For these headaches, there is usually a painful restriction of neck movement that worsens the headache symptoms. The headache also tends to improve alongside improvements to the neck disorder. In severe cases, this can be accurately tested with diagnostic blockades of the cervical structure’s nerve supply.

There is some cross-over with headaches caused by more broad myofascial type pain, these usually have a more band-link pressing quality and fall into the tension-type headache category.

Migraine without aura

Migraines are recurrent, moderate-to-severe attacks that last 4-72 hours. These headaches are typically unilateral (one-sided), pulsating quality, and intense. They can often by aggravated by simple physical activity, and will be associated with either nausea and vomiting or photophobia (visual sensitivity to lights) and phonophobia (sensitivity to sounds).

Migraine with aura

These are migraines that are preceded by an ‘aura’. Occasionally the aura will not be followed by a headache, especially if treatment is sought immediately. An aura consists of reversible visual, sensory, or speech/language symptoms. Atypical auras can even involve motor weakness, and brainstem or retinal symptoms. The aura experience is often very different from person to person, however it will have at least three of the following characteristics:

  1. at least one aura symptom spreads gradually over ≥5 minutes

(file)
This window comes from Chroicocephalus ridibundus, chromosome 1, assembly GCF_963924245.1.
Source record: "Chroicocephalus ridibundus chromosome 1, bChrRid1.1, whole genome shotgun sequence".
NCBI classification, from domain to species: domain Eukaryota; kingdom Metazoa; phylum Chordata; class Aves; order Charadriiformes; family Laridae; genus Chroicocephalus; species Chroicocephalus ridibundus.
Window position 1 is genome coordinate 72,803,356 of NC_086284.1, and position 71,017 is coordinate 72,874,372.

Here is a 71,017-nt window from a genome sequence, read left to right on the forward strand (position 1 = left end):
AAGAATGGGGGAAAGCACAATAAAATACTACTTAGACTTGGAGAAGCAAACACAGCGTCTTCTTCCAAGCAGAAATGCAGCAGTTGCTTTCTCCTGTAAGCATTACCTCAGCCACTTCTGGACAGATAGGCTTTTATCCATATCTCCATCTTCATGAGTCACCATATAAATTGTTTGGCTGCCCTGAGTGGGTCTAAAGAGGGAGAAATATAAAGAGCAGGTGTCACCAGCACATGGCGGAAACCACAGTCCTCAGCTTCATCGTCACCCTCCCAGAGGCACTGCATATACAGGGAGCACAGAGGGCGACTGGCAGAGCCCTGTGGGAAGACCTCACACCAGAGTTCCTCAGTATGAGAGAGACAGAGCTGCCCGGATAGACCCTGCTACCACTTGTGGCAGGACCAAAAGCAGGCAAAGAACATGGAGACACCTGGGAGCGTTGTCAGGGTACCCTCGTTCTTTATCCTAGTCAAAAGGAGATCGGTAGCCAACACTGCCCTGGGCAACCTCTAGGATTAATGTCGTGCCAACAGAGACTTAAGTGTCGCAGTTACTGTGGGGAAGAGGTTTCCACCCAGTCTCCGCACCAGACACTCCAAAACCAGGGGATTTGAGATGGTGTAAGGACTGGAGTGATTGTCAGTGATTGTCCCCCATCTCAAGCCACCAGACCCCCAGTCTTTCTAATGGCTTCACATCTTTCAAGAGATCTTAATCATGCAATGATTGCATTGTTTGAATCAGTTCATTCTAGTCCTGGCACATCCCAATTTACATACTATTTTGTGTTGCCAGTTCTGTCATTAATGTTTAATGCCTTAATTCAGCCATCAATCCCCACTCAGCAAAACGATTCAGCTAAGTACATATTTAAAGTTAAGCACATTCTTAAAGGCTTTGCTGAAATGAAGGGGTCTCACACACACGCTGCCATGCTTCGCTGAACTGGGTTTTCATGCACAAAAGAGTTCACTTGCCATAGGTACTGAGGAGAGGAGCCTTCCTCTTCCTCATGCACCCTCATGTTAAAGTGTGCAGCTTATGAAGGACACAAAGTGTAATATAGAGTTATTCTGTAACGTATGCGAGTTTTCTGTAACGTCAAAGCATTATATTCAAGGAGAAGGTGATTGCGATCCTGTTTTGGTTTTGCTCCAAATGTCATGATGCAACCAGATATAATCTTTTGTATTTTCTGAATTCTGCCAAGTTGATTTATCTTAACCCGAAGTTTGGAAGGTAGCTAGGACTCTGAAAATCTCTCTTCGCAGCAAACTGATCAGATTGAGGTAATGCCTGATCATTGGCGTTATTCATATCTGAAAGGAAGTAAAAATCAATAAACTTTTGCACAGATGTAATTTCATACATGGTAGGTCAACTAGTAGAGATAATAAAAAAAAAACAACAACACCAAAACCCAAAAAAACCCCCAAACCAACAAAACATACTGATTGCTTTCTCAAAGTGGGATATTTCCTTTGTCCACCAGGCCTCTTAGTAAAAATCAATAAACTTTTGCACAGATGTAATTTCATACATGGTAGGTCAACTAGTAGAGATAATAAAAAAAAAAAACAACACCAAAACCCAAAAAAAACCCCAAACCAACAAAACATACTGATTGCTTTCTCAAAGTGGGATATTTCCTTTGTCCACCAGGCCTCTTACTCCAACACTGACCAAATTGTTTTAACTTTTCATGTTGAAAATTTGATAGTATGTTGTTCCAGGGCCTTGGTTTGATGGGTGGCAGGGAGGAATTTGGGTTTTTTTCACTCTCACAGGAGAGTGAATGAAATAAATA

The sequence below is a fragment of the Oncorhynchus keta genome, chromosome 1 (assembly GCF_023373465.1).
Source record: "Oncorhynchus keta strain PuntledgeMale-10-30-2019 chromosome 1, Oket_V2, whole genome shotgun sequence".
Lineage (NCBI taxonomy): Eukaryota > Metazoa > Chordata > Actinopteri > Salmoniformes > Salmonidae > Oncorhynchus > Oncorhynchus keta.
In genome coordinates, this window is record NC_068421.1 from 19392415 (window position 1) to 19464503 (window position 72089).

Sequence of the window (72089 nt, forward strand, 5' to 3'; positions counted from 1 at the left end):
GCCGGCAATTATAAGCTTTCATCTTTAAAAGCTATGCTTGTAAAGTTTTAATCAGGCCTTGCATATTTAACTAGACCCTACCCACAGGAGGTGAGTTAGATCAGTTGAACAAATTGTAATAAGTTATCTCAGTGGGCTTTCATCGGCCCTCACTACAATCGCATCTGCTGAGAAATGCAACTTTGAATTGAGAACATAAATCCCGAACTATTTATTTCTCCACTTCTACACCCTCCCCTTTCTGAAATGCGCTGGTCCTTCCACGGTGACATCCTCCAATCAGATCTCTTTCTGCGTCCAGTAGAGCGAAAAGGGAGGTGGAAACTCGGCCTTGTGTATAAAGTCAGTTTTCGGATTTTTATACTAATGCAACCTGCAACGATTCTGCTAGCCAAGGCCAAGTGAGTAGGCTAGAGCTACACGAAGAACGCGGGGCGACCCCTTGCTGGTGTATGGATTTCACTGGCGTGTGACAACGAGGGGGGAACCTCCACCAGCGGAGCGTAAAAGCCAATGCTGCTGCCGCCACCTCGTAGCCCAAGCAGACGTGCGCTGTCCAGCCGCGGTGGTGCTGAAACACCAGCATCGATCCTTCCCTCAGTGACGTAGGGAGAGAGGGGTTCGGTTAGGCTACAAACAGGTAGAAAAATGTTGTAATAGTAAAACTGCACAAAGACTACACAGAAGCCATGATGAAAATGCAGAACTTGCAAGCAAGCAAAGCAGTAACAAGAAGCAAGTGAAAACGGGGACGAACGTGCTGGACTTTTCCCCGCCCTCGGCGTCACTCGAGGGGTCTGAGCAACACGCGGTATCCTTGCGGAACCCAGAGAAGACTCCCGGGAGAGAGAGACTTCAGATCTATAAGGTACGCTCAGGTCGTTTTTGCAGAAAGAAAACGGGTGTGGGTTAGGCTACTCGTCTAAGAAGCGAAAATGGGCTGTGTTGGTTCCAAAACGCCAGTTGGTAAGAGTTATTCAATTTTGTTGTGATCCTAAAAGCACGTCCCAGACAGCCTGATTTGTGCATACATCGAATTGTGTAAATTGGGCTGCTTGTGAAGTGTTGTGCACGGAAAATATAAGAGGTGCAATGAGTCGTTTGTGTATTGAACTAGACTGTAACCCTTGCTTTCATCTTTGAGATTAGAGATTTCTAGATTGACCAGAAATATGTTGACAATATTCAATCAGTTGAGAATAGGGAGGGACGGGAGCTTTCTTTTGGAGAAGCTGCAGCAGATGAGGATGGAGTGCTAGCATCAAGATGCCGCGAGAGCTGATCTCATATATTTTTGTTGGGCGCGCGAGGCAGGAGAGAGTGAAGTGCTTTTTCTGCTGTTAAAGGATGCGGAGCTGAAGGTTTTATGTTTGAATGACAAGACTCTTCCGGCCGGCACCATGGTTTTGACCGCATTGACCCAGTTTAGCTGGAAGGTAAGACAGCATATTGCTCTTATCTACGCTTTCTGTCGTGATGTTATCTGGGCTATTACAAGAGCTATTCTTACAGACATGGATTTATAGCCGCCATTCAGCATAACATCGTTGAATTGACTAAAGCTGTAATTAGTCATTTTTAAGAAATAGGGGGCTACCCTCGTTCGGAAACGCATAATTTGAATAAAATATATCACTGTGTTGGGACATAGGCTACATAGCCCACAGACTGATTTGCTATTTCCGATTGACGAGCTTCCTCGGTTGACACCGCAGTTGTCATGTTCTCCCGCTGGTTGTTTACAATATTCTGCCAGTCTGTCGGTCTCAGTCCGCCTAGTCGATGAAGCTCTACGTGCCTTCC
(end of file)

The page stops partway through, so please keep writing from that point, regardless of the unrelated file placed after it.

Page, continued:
2. two or more aura symptoms occur in succession
  3. each individual aura symptom lasts 5-60 minutes
  4. at least one aura symptom is unilateral
  5. at least one aura symptom is positive
  6. the aura is accompanied, or followed within 60 minutes, by headache

Tension-Type Headache

This is the classic head-in-a-vice type headache. It’s the most common headache, with studies showing that up to 78% of people will experience at least one throughout their life. It usually feels like a band around the whole head, pressing and tightening down on you. Sometimes referred to as a stress headache, it is most often caused by a combination of muscle tension and psychogenic stress. Like many musculoskeletal disorders, its physical characteristics can’t be disentangled from its psychological characteristics. Therefore, a combination of physical treatments (massage, mobilisation, medications, etc) and psychological treatments (mindfulness, decreasing stressful stimuli, increasing joyful stimuli, etc) is the gold standard management. If it is only treated physically, with no effort made to modifying the psychosocial triggers, it is unlikely to have a long-term effect on reoccurrence.